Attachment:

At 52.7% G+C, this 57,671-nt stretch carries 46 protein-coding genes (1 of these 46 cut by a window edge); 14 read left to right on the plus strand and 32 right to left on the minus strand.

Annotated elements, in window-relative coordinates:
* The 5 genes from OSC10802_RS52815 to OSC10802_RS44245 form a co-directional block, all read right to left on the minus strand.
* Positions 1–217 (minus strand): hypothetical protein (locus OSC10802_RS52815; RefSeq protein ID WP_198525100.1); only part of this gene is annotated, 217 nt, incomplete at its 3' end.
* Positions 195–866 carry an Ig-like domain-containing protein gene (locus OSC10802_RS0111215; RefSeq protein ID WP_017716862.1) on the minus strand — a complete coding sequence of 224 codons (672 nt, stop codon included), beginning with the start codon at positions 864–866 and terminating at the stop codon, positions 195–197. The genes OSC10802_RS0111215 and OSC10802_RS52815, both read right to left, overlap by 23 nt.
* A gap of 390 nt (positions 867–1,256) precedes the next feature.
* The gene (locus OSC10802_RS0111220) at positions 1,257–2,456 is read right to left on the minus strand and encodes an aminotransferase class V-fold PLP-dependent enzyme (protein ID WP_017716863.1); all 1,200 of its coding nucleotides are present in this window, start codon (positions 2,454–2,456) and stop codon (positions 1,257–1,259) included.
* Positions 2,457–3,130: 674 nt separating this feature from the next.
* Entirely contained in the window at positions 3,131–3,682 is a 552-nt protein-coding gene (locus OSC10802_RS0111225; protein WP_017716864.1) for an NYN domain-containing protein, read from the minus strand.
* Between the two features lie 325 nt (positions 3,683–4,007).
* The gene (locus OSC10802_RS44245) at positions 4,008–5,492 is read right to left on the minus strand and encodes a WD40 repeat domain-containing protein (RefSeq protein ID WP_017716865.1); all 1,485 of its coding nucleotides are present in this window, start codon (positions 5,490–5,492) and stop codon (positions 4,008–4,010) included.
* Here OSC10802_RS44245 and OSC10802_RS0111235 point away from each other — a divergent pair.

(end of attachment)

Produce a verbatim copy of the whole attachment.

At 52.7% G+C, this 57,671-nt stretch carries 46 protein-coding genes (1 of these 46 cut by a window edge); 14 read left to right on the plus strand and 32 right to left on the minus strand.

Annotated elements, in window-relative coordinates:
* The 5 genes from OSC10802_RS52815 to OSC10802_RS44245 form a co-directional block, all read right to left on the minus strand.
* Positions 1–217 (minus strand): hypothetical protein (locus OSC10802_RS52815; RefSeq protein ID WP_198525100.1); only part of this gene is annotated, 217 nt, incomplete at its 3' end.
* Positions 195–866 carry an Ig-like domain-containing protein gene (locus OSC10802_RS0111215; RefSeq protein ID WP_017716862.1) on the minus strand — a complete coding sequence of 224 codons (672 nt, stop codon included), beginning with the start codon at positions 864–866 and terminating at the stop codon, positions 195–197. The genes OSC10802_RS0111215 and OSC10802_RS52815, both read right to left, overlap by 23 nt.
* A gap of 390 nt (positions 867–1,256) precedes the next feature.
* The gene (locus OSC10802_RS0111220) at positions 1,257–2,456 is read right to left on the minus strand and encodes an aminotransferase class V-fold PLP-dependent enzyme (protein ID WP_017716863.1); all 1,200 of its coding nucleotides are present in this window, start codon (positions 2,454–2,456) and stop codon (positions 1,257–1,259) included.
* Positions 2,457–3,130: 674 nt separating this feature from the next.
* Entirely contained in the window at positions 3,131–3,682 is a 552-nt protein-coding gene (locus OSC10802_RS0111225; protein WP_017716864.1) for an NYN domain-containing protein, read from the minus strand.
* Between the two features lie 325 nt (positions 3,683–4,007).
* The gene (locus OSC10802_RS44245) at positions 4,008–5,492 is read right to left on the minus strand and encodes a WD40 repeat domain-containing protein (RefSeq protein ID WP_017716865.1); all 1,485 of its coding nucleotides are present in this window, start codon (positions 5,490–5,492) and stop codon (positions 4,008–4,010) included.
* Here OSC10802_RS44245 and OSC10802_RS0111235 point away from each other — a divergent pair.